• Driven by government tax credits of up to 70 percent of the cost of investment, long duration energy storage technologies to back up intermittent wind and solar energy are being deployed.
  • The additional cost associated with storing energy from the forced adoption of weather-driven wind and solar power are being paid for by taxpayers and ratepayers.
  • Some large companies such as Amazon and Microsoft are investing in the technologies to reduce their tax burden.
  • New storage technologies, if successful, could bring down the costs of energy storage compared to lithium ion batteries.

Long-duration storage technologies are batteries that contain 10 to 160 hours of energy discharge, according to the Department of Energy. There are many types of long duration batteries. For example, thermal storage uses renewable energy to heat bricks, rocks or molten salt and release the energy later to make electricity. Pumping water up a hill and letting it flow down to generate electricity is another form of storage that has been used historically and is still used today. One of the newest forms of storage technology comes from a company with a facility in West Virginia that uses an old steel mill and deploys an electrochemical reaction that turns iron into rust and back again, storing electricity in an iron battery. The goal was to develop a battery that was cheap, did not catch fire, did not need scarce and costly metals like cobalt and lithium, and could produce electricity for a fairly long time.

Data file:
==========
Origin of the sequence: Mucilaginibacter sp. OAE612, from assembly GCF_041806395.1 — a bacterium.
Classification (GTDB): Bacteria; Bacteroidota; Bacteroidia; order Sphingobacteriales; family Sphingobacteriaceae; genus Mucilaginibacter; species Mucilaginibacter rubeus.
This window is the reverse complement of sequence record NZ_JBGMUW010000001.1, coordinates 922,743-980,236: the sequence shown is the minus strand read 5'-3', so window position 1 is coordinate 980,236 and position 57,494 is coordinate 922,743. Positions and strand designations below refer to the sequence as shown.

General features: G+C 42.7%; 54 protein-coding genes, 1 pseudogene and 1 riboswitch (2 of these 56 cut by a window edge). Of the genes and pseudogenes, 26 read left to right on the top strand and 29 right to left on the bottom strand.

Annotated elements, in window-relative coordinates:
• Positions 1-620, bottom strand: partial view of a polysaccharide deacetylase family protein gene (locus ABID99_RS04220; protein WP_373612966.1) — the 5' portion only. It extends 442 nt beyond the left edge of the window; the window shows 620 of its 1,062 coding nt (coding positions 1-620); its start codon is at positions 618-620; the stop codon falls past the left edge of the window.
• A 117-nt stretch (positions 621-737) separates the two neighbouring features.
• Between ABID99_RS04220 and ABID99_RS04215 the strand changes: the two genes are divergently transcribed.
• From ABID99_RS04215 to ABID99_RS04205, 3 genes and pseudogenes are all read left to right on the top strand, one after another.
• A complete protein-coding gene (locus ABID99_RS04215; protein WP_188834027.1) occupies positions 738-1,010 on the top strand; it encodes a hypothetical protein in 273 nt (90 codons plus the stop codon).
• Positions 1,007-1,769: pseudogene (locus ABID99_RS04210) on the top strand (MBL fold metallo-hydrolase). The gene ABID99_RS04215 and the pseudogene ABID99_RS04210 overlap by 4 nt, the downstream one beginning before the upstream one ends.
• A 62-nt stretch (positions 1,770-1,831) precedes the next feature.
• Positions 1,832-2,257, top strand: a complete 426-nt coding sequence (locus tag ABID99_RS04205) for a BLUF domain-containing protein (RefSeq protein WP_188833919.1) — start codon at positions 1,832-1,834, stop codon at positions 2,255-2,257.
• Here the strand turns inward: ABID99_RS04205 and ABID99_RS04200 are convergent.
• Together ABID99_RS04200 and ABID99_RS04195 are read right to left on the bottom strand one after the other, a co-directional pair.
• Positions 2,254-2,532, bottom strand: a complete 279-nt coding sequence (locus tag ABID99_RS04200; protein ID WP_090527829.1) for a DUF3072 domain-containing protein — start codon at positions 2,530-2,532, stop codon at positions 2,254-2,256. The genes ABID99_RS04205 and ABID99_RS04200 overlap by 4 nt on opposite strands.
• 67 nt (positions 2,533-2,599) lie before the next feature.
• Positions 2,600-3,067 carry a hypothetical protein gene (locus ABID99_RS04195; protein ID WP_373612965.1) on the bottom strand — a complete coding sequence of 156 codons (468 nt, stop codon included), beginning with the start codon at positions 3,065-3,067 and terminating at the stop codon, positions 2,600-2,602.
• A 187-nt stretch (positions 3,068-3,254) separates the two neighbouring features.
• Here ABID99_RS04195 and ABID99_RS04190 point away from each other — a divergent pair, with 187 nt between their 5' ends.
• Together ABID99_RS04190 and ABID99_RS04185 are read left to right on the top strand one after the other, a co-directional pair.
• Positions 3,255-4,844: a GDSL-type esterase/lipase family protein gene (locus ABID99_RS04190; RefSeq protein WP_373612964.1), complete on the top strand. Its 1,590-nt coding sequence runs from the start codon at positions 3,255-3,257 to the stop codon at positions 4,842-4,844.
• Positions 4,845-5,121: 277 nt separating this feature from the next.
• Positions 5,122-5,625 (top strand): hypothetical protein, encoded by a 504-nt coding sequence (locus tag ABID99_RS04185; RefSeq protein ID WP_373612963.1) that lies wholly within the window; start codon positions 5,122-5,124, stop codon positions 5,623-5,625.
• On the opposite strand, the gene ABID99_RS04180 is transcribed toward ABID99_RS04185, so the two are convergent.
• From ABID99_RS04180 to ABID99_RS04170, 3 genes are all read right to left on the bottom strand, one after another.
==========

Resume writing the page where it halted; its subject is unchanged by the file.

Iron ore, a key ingredient in the process, is shipped to the 55-acre site in West Virginia. The iron ore rusts as it is exposed to oxygen and the chemical reaction discharges electricity for over 100 consecutive hours. When the iron batteries are tapped out, they are recharged with renewable power that turns the rust back into iron. The batteries are designed to absorb large amounts of electricity when the sun is shining and the wind is blowing.

Iron is being used because it is plentiful, cheap and nonflammable, which allows the company to build battery modules the size of a washer-dryer set. Packed together in enclosures resembling shipping containers, the batteries can discharge power for about four straight days—far longer than the standard four-hour discharge capability of lithium-ion batteries.

Each battery contains roughly 50 one-meter-tall cells made up of iron and air electrodes that enable the reactions that store and discharge electricity. The battery takes in oxygen and converts iron to rust. The process produces electricity. When renewable electricity is available, it is used to reverse the process and turn rust back into iron, releasing oxygen.

How Form Energy’s iron-air battery generates 100 hours of electricity

Source: Wall Street Journal

1. To charge the battery: Electricity flows in, turning rust into iron. This process emits oxygen.

2. To generate electricity: Oxygen flows into the battery and reacts with iron to create rust. The chemical reaction produces electricity.

A one-megawatt system can take up about half an acre of land. According to the company, its batteries can store energy at less than one-tenth the cost of lithium-ion battery technology.